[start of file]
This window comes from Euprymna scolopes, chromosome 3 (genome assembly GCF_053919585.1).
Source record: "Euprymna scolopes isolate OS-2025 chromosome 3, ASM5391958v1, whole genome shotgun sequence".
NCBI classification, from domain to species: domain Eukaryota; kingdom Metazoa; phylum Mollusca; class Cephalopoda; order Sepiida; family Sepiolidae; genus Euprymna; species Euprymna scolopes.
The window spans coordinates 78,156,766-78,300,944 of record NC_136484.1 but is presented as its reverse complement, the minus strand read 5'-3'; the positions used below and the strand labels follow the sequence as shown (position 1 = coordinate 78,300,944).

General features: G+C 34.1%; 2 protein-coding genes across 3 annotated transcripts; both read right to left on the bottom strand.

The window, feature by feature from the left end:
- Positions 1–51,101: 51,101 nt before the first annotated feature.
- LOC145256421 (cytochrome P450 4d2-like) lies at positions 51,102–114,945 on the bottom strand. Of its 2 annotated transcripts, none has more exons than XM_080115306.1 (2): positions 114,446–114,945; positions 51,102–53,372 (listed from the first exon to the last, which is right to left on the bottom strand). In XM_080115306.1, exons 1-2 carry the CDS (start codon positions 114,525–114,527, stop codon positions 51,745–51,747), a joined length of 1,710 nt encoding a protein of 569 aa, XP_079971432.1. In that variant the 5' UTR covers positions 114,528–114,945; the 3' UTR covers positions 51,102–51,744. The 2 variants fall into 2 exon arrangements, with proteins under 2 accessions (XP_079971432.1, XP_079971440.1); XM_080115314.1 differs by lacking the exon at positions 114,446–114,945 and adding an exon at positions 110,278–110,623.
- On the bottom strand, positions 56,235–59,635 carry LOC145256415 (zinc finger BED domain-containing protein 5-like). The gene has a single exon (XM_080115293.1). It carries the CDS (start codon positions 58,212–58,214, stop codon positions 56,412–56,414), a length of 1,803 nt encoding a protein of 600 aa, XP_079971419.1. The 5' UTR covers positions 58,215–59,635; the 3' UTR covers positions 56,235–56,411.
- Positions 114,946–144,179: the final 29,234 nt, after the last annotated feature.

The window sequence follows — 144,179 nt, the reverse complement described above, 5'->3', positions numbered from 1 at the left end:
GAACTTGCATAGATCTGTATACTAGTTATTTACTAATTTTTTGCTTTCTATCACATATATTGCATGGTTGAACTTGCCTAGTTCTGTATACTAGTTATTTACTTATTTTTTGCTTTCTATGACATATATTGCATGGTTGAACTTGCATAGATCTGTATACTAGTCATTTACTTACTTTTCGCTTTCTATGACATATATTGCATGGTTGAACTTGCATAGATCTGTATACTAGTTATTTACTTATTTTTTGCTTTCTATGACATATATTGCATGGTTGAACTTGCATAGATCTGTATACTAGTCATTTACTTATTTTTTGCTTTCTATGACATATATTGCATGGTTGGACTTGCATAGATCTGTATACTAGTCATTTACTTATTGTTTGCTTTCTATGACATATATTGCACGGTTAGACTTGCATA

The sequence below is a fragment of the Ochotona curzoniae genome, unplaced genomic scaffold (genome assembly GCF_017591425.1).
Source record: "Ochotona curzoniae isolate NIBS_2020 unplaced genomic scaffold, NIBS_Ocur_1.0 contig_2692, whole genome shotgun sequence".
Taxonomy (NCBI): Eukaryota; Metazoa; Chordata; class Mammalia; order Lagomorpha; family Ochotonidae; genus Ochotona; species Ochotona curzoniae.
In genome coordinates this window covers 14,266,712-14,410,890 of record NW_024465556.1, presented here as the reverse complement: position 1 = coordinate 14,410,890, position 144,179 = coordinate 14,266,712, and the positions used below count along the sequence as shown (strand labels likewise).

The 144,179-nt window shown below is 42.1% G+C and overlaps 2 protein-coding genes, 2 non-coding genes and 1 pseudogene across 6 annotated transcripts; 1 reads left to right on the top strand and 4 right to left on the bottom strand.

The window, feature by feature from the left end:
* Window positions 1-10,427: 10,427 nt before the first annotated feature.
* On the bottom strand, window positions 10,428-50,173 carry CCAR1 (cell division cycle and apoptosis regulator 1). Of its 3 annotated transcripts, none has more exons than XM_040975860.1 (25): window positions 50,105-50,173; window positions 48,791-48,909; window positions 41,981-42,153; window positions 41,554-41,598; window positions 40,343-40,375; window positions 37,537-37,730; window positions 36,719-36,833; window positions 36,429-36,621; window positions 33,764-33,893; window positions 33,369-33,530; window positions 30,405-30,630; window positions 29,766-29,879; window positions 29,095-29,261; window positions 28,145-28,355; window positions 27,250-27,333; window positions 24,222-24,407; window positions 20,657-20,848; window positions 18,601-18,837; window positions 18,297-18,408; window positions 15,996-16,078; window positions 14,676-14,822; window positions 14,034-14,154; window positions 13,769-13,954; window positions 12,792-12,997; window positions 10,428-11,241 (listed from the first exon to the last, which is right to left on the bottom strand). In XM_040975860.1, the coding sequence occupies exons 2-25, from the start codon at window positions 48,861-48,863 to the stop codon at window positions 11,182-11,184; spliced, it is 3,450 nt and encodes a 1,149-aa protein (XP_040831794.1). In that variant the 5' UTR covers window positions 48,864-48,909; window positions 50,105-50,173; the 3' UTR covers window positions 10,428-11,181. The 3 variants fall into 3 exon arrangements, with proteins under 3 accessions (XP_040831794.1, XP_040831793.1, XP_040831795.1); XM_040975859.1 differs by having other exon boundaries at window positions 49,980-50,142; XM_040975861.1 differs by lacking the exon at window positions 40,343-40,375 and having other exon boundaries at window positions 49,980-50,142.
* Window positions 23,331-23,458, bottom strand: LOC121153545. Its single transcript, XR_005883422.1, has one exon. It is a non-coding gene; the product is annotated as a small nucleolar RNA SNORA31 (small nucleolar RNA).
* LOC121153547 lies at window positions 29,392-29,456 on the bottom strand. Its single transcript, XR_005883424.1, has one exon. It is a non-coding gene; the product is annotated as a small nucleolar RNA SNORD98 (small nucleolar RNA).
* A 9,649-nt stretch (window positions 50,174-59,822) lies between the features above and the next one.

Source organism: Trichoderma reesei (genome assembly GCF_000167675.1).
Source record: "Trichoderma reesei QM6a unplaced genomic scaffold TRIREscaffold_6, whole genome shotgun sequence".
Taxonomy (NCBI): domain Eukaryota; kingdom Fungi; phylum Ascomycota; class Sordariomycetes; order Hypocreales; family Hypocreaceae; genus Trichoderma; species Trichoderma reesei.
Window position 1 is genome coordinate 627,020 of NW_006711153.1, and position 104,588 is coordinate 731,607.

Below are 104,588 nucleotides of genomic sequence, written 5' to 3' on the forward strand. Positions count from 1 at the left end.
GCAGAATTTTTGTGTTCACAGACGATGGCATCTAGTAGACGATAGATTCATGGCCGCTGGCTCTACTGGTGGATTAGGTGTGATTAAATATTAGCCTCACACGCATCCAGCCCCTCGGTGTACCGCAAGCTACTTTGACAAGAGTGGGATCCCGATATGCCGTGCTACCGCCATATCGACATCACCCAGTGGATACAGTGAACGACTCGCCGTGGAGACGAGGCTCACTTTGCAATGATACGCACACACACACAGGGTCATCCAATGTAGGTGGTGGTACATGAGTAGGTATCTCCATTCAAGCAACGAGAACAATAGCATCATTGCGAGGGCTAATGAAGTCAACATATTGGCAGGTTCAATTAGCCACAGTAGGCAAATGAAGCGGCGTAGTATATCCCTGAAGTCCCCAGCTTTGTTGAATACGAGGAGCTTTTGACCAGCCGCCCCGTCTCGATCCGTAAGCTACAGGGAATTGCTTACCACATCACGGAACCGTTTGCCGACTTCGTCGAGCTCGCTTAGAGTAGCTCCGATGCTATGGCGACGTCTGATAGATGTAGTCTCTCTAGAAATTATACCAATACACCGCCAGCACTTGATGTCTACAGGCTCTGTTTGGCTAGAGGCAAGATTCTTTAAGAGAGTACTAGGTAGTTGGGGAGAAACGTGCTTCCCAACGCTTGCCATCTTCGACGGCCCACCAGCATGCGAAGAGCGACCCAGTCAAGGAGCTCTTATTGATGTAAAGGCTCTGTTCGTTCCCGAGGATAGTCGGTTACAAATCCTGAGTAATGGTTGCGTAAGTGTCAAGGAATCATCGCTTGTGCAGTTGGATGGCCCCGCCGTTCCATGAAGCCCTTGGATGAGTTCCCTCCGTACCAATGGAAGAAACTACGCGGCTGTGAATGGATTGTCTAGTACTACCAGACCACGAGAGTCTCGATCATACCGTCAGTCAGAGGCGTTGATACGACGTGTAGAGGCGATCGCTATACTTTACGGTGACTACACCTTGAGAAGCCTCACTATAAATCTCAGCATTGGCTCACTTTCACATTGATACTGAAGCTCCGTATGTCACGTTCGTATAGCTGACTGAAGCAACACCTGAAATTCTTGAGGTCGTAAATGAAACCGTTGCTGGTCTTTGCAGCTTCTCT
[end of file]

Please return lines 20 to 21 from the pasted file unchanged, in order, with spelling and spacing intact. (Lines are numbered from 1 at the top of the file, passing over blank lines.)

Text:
* On the bottom strand, window positions 10,428-50,173 carry CCAR1 (cell division cycle and apoptosis regulator 1). Of its 3 annotated transcripts, none has more exons than XM_040975860.1 (25): window positions 50,105-50,173; window positions 48,791-48,909; window positions 41,981-42,153; window positions 41,554-41,598; window positions 40,343-40,375; window positions 37,537-37,730; window positions 36,719-36,833; window positions 36,429-36,621; window positions 33,764-33,893; window positions 33,369-33,530; window positions 30,405-30,630; window positions 29,766-29,879; window positions 29,095-29,261; window positions 28,145-28,355; window positions 27,250-27,333; window positions 24,222-24,407; window positions 20,657-20,848; window positions 18,601-18,837; window positions 18,297-18,408; window positions 15,996-16,078; window positions 14,676-14,822; window positions 14,034-14,154; window positions 13,769-13,954; window positions 12,792-12,997; window positions 10,428-11,241 (listed from the first exon to the last, which is right to left on the bottom strand). In XM_040975860.1, the coding sequence occupies exons 2-25, from the start codon at window positions 48,861-48,863 to the stop codon at window positions 11,182-11,184; spliced, it is 3,450 nt and encodes a 1,149-aa protein (XP_040831794.1). In that variant the 5' UTR covers window positions 48,864-48,909; window positions 50,105-50,173; the 3' UTR covers window positions 10,428-11,181. The 3 variants fall into 3 exon arrangements, with proteins under 3 accessions (XP_040831794.1, XP_040831793.1, XP_040831795.1); XM_040975859.1 differs by having other exon boundaries at window positions 49,980-50,142; XM_040975861.1 differs by lacking the exon at window positions 40,343-40,375 and having other exon boundaries at window positions 49,980-50,142.
* Window positions 23,331-23,458, bottom strand: LOC121153545. Its single transcript, XR_005883422.1, has one exon. It is a non-coding gene; the product is annotated as a small nucleolar RNA SNORA31 (small nucleolar RNA).